The annual wild horse and burro sale and adoption is returning to the grounds of the Rio Grande Valley Livestock Show in Mercedes.
The Bureau of Land Management is bringing a combined 35 burros and horses — including mares, geldings and yearlings — for a two-day adoption and sale event.
The event will occur from noon to 6 p.m. Friday, Jan. 12, and from 8 a.m. to noon Saturday, Jan. 13.
The BLM gathers a certain number of wild horses and burros from public lands each year and offers them to the public for adoption.
These efforts, according to Crystal Cowan, wild horse and burro specialist for the BLM, keep the wild herd population from doubling, which would otherwise occur every four years.
If left to roam freely in the “wild” west, these animals can suffer from the desert-like conditions and eventually run out of forage and water.
“They transition well,” said Cowan, who has helped lead many of these animals to a happy, healthy home.
“I always say 15 minutes a day is worth more than five hours on Saturday,” said Cowan, regarding how their human companion can help ease the transition and create a bond.
Last year, the BLM had one of its most successful adoption events in the history of the organization, which since 1973 has placed more than 235,000 animals in approved homes across the country.
Oftentimes, she said, the horse will be the one to determine their adopter via gestures.
Some of the “living legends” making their way to Mercedes have been pulled from public lands of the west as far as Oklahoma, Nevada, Utah and Wyoming.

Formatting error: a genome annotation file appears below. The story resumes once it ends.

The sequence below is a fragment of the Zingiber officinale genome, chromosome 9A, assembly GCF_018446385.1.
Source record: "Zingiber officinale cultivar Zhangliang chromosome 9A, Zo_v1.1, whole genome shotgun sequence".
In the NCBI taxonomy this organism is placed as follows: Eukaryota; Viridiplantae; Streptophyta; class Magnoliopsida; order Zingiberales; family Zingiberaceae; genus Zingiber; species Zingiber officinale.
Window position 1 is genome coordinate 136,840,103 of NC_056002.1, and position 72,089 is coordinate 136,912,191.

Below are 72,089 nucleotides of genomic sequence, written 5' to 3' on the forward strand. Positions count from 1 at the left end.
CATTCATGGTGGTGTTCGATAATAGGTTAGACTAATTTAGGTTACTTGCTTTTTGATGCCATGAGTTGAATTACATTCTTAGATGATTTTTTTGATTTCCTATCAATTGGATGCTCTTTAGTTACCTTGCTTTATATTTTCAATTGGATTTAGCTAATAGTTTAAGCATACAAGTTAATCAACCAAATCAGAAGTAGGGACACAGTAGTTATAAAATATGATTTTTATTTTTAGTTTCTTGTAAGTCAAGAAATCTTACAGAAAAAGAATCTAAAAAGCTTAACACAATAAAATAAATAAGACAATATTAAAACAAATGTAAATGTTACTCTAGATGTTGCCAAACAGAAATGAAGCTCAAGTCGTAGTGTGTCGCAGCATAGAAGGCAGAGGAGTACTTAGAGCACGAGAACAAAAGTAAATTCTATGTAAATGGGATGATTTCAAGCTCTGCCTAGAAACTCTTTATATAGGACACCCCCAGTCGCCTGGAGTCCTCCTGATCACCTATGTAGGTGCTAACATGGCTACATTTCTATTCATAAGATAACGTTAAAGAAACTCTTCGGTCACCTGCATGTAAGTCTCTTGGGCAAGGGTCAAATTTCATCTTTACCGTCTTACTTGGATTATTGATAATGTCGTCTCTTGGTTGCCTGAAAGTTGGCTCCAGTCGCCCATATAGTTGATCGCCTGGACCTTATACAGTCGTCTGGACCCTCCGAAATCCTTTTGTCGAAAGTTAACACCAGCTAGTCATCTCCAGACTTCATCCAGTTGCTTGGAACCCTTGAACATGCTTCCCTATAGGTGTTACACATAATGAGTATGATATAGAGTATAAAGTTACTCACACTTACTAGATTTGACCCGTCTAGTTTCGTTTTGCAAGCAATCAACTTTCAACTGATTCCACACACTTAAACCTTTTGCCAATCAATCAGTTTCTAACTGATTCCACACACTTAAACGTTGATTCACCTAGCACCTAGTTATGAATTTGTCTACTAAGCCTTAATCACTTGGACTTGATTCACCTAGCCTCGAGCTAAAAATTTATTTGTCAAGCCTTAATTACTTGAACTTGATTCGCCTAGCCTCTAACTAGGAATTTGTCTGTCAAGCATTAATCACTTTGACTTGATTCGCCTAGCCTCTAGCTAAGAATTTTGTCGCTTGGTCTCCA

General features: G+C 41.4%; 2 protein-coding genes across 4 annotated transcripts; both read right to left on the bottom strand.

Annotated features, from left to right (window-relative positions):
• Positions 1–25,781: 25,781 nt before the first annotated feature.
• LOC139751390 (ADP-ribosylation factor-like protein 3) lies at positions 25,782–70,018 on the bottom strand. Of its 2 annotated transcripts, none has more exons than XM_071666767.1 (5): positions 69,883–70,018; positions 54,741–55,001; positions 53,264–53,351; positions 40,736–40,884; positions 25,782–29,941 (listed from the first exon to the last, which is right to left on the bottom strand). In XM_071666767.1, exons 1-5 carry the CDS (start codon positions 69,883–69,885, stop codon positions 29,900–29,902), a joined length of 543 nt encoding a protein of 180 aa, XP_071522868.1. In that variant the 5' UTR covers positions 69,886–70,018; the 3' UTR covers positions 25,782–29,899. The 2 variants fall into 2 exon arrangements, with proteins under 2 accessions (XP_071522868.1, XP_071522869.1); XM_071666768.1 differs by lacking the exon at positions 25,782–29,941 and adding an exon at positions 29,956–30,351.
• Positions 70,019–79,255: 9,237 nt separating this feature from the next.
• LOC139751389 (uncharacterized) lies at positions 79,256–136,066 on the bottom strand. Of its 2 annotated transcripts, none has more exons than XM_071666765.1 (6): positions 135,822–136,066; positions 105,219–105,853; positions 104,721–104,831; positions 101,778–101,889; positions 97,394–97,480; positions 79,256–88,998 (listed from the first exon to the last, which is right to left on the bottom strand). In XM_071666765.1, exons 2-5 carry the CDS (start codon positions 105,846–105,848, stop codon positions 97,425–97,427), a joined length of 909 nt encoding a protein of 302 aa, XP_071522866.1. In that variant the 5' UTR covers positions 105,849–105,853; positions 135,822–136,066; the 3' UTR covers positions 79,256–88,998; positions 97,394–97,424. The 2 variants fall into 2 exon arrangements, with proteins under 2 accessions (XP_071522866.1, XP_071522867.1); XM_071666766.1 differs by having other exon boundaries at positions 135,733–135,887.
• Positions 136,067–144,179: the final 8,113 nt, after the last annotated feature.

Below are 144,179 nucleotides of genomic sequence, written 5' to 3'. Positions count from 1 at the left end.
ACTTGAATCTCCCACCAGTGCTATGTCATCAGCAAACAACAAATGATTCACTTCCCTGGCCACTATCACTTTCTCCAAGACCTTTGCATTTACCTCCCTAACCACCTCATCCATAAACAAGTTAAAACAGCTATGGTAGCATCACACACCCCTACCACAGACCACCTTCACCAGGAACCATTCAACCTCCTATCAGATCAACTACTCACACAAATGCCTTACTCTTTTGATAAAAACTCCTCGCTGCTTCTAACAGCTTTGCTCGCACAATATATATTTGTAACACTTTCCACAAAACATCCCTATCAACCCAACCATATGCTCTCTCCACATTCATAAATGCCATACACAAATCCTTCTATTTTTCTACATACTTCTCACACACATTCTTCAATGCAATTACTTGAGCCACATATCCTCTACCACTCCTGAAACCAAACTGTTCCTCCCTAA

Requirements for the adopter include being over 18, having a minimum of 400 square feet of corral space per animal, providing access to shelter and water, and with height requirements for fences ranging from burro to horse (with size considered).
Fees for adoption will range from $25 to $125.
Direct purchase will also be an option for some of the “living legends” brought. This is the first time the BLM is offering that alternative, which serves those who desire not to adopt from the federal government.
Through purchase, buyers are not required to go through a certification process.
Adopters and buyers the organization has seen in years past vary greatly. Cowan cited “huge range of folks” who might wish to fulfill a lifelong dream of owning a horse or burro, desire a pet, or want to use the animal for competition or ranching.
“I just want them to come and go home with a horse that they want and give it a good home,” said Cowan.
She encouraged anybody considering, but perhaps hesitant about, adopting or purchasing one of these animals to go by and ask questions.